Decay And Inflation Are Serious Headwinds For SPXS

Summary

  • The reasons of leveraged ETFs non-linear behavior.
  • Drift dashboard of 22 leveraged ETFs.
  • Lessons of SPXS history.
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The Direxion Daily S&P 500 Bear 3X Shares ETF (NYSEARCA:SPXS) is one of the most popular instruments to short the broad market for trading or hedging purposes. However, its daily -3X leverage factor is a source of drift. It must be closely monitored to detect changes in the drift regime. This article explains what "drift" means, quantifies it in more than 20 leveraged ETFs, shows historical data, and finally concludes about the current market conditions. The analysis is also valid for the ProShares UltraPro Short S&P 500 ETF (SPXU), which tracks the same index with the same factor and has almost identical behavior.

Why do leveraged ETFs drift?

Leveraged ETFs often underperform their underlying index leveraged by the same factor. The decay has essentially four reasons: beta-slippage, roll yield, tracking errors, and management costs. Beta-slippage is the main reason in equity leveraged ETFs. However, when an asset is in a steady trend, leveraged ETFs can bring an excess return instead of a decay. You can follow this link to learn more about this.

Monthly and yearly drift watchlist

There is no standard or universal definition of leveraged ETF drift. Mine is simple and based on the difference between the leveraged ETF performance and Ñ times the performance of the underlying index on a given time interval, if Ñ is the leveraging factor. Most of the time, this factor defines a daily objective relative to an underlying index. However, some dividend-oriented leveraged products have been defined with a monthly objective (mostly defunct ETNs sponsored by Credit Suisse and UBS: CEFL, BDCL, SDYL, MLPQ, MORL…).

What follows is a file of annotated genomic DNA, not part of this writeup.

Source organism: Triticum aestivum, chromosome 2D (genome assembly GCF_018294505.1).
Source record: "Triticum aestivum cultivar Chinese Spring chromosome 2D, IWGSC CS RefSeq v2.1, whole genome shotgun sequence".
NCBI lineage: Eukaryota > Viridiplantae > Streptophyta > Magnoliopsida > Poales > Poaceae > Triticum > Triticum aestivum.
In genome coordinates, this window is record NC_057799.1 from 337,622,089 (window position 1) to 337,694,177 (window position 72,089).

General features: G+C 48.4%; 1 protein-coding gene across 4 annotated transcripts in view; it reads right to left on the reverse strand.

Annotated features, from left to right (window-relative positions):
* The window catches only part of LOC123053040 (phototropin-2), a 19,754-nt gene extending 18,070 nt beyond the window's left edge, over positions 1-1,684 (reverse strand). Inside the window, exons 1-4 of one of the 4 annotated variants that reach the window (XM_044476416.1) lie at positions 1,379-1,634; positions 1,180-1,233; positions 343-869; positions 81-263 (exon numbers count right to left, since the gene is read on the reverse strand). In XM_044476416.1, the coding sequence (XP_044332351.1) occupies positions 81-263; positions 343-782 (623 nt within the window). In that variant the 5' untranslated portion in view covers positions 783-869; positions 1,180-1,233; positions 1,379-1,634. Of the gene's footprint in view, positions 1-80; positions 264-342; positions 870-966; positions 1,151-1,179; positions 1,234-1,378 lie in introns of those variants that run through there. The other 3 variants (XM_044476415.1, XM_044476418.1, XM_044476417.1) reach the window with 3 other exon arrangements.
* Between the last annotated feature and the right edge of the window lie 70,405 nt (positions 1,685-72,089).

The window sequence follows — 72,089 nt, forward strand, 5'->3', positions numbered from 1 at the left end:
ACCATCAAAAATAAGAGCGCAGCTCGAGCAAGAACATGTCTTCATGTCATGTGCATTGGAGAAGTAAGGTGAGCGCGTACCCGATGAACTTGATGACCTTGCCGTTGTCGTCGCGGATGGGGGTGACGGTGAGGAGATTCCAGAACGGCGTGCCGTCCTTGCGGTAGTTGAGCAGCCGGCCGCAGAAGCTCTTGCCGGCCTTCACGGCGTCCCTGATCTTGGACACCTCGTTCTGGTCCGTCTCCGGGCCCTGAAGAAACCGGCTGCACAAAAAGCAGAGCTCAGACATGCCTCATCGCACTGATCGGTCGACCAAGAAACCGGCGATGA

First, let's start by defining "Return": it is the return of a leveraged ETF in a given time interval, including dividends. "IndexReturn" is the return of a non-leveraged ETF on the same underlying asset in the same time interval, including dividends. "Abs" is the absolute value operator. My "Drift" is the drift of a leveraged ETF normalized to the underlying index exposure in a time interval. It is calculated as follows:

Drift = (Return - (IndexReturn x Ñ))/ Abs(Ñ)

"Decay" means negative drift. "Month" stands for 21 trading days, "year" for 252 trading days.

Index

Ñ

Ticker

1-month Return

1-month Drift

1-year Return

1-year Drift

S&P 500

1

SPY

-6.52%

0.00%

-10.17%

0.00%

2

SSO

-13.61%

-0.29%

-23.86%

-1.76%

-2

SDS

12.32%

-0.36%

10.23%

-5.06%

3

UPRO

-20.73%

-0.39%

-37.57%

-2.35%

-3

SPXU

17.83%

-0.58%

9.66%

-6.95%

ICE US20+ Tbond

1

TLT

-0.34%

0.00%

-18.44%

0.00%

3

TMF

-2.13%

-0.37%

-51.23%

1.36%

-3

TMV

-1.79%

-0.94%

51.12%

-1.40%

NASDAQ 100

1

QQQ

-7.62%

0.00%

-19.99%

0.00%

3

TQQQ

-24.44%

-0.53%

-60.20%

-0.08%

-3

SQQQ

18.80%

-1.35%

26.08%

-11.30%

DJ 30

1

DIA

-5.11%

0.00%

-8.68%

0.00%

3

UDOW

-16.19%

-0.29%

-31.49%

-1.82%

-3

SDOW

14.34%

-0.33%

10.71%

-5.11%

Russell 2000

1

IWM

-6.73%

0.00%

-25.13%

0.00%

3

TNA

-21.42%

-0.41%

-66.23%

3.05%

-3

TZA

17.07%

-1.04%

61.30%

-4.70%

MSCI Emerging

1

EEM

-5.08%

0.00%

-25.63%

0.00%

3

EDC

-16.37%

-0.38%

-65.32%

3.86%

-3

EDZ

13.56%

-0.56%

82.04%

1.72%

Gold spot

1

GLD

-2.27%

0.00%

1.28%

0.00%

2

UGL

-4.82%

-0.14%

-2.00%

-2.28%

-2

GLL

4.41%

-0.07%

-8.28%

-2.86%

Silver spot

1

SLV

-9.04%

0.00%

-24.06%

0.00%

2

AGQ

-19.08%

-0.50%

-48.70%

-0.29%

-2

ZSL

20.72%

1.32%

42.35%

-2.89%

S&P Biotech Select

1

XBI

13.34%

0.00%

-44.73%

0.00%

3

LABU

34.24%

-1.93%

-90.61%

14.53%

-3

LABD

-40.88%

-0.29%

95.51%

-12.89%

PHLX Semicond.

1

SOXX

-19.46%

0.00%

-24.09%

0.00%

3

SOXL

-51.01%

2.46%

-72.70%

-0.14%

-3

SOXS

72.15%

4.59%

-0.62%

-24.30%

The best and worst drifts

  • The leveraged biotechnology ETF (LABU) has the largest monthly decay of this list with a drift of -1.93%. It also shows the largest annual positive drift (+14.53%), in a large loss.
  • The inverse semiconductors ETF (SOXS) has the worst 1-year decay (-24.30%), and also the highest positive drift in one month (+4.59%).